Data from a flu prevention website run by the United States government warns that between 5 and 20 percent of the population get the flu every year. Also, the American Lung Association found that the common cold accounts for more doctor visits per year than any other ailment, and that adults get an average of between 2 to 4 per year, and kids could get twice that many. Although these statistics are enough to make anyone become germophobic, there are a few things you can do to reduce the risk of illness, and many of them are easy enough to fit into your lifestyle right away.
Balance Your Diet
Eating well is crucial to good health. Besides helping you avoid chronic illnesses like diabetes, high blood pressure, cancer and heart disease, it can help you feel more full of life by boosting energy levels and keeping your immune system strong. Try to eat from each of the major food groups on a daily basis, and opt for maintaining good eating habits instead of erratically going on diets.
Wash Your Hands (and Elbows!) Thoroughly
There’s no substitute for a mild soap and plentiful amounts of water when it comes to fighting germs. Although alcohol-based hand sanitizers are convenient, it’s best not to use them on a regular basis, because besides killing all the bad bacteria, they’ll kill good varieties as well. Growing up, your parents might have urged you to wash all the way up to your elbows before eating dinner, and it turns out they might have been onto something. Researchers from the University of Colorado at Boulder found along with the fingers and palms, the forearms are among the top places on the body for bacteria to thrive.
Keep Stress at a Minimum
Between work, family responsibilities and personal relationships, there are no shortage of things that could cause you to feel stressed out. Beyond making it harder to sleep well at night, constantly feeling stressed could make your body less able to fight disease. Everyone manages stress differently, but when you take time to find out what works best for you, it’ll be easier to take action before you start to break a sweat.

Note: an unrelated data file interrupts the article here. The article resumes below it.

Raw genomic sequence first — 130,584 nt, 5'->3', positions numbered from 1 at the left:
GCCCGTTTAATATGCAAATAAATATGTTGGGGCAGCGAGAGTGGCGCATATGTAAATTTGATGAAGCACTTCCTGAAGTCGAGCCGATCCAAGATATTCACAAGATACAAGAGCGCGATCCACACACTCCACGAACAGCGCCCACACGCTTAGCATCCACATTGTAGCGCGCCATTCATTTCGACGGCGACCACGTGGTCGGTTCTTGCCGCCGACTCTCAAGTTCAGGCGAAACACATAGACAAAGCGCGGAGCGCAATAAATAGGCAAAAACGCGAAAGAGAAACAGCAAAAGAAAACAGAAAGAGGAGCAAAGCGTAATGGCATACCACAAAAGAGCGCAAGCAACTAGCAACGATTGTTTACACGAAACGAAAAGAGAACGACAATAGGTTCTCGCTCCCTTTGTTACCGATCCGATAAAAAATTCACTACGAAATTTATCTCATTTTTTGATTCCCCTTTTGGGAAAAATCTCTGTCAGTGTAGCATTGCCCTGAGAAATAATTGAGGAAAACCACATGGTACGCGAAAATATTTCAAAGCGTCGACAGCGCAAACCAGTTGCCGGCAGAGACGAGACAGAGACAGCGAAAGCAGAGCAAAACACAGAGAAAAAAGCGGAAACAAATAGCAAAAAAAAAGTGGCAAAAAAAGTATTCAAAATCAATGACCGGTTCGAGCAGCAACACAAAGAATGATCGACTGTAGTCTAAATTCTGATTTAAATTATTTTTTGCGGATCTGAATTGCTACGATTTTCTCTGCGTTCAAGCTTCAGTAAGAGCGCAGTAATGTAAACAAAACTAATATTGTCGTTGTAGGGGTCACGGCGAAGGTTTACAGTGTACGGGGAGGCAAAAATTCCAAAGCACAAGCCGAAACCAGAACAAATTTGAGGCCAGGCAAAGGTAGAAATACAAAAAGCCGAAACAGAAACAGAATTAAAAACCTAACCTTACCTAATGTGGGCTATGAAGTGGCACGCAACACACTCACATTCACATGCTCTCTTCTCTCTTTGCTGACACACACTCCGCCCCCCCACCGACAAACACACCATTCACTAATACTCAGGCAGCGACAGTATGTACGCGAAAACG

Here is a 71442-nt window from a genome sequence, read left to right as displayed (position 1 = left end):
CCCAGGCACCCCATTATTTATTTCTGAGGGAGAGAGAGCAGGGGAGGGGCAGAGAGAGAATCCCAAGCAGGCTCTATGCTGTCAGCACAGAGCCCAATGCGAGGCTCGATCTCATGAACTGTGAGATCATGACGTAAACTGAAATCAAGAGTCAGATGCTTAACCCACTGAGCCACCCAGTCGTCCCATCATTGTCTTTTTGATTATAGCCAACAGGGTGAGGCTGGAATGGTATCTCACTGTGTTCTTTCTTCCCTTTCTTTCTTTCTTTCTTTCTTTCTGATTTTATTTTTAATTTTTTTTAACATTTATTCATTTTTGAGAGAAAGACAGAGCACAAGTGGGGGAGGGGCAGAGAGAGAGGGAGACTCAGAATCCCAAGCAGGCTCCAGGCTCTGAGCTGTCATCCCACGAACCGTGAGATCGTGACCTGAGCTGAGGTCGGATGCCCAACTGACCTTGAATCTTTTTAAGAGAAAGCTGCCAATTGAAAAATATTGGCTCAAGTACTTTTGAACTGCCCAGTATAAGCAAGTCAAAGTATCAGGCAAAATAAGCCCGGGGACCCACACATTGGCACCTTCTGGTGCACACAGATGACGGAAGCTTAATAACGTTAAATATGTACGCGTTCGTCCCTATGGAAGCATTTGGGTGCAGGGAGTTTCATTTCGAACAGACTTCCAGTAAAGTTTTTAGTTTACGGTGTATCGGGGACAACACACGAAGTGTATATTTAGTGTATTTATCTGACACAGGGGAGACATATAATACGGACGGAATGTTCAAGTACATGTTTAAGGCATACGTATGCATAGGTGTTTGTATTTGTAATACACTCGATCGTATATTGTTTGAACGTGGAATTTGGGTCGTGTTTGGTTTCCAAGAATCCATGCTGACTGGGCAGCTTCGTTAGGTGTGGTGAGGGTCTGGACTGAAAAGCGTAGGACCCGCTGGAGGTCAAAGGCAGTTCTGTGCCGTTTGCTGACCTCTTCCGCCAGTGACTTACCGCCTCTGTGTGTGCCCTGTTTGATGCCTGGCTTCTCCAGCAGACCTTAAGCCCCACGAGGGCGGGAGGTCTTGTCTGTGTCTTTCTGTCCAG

Get Your Annual Physical
A study from the University of Pittsburgh School of Medicine found that every year, an estimated 44 million American adults get an annual physical. Because these periodic examinations are often the first line of defense against a potentially fatal disease, taking an hour or two out of a busy schedule to meet with your doctor could make a difference in the long run. It’s not enough to simply wait until symptoms occur before getting checked out. According to RightDiagnosis.com, some diseases, including cancers of the breast, lungs and colon, obstructive sleep apnea, and osteoporosis are among the many ailments that often don’t show symptoms in early stages.
Information from the Centers for Disease Control and Prevention states that physical activity is one of the most beneficial things that anyone can do to stay healthier. The advantages are numerous and include a reduced risk of cardiovascular problems, stronger bones and muscles, a longer lifespan and better mood among many others. Ideally, get at least two and a half hours of vigorous exercise every week for maximum effects.
Getting sick is always a hassle, but the good news is that by following the tips above, it’s easier to give yourself a better chance of staying healthy through every season.
Tracy Rentz blogs for health sites nationwide. If you are interested in a career in the health field but you want to keep your full-time job, consider the flexibility of getting an mph online.
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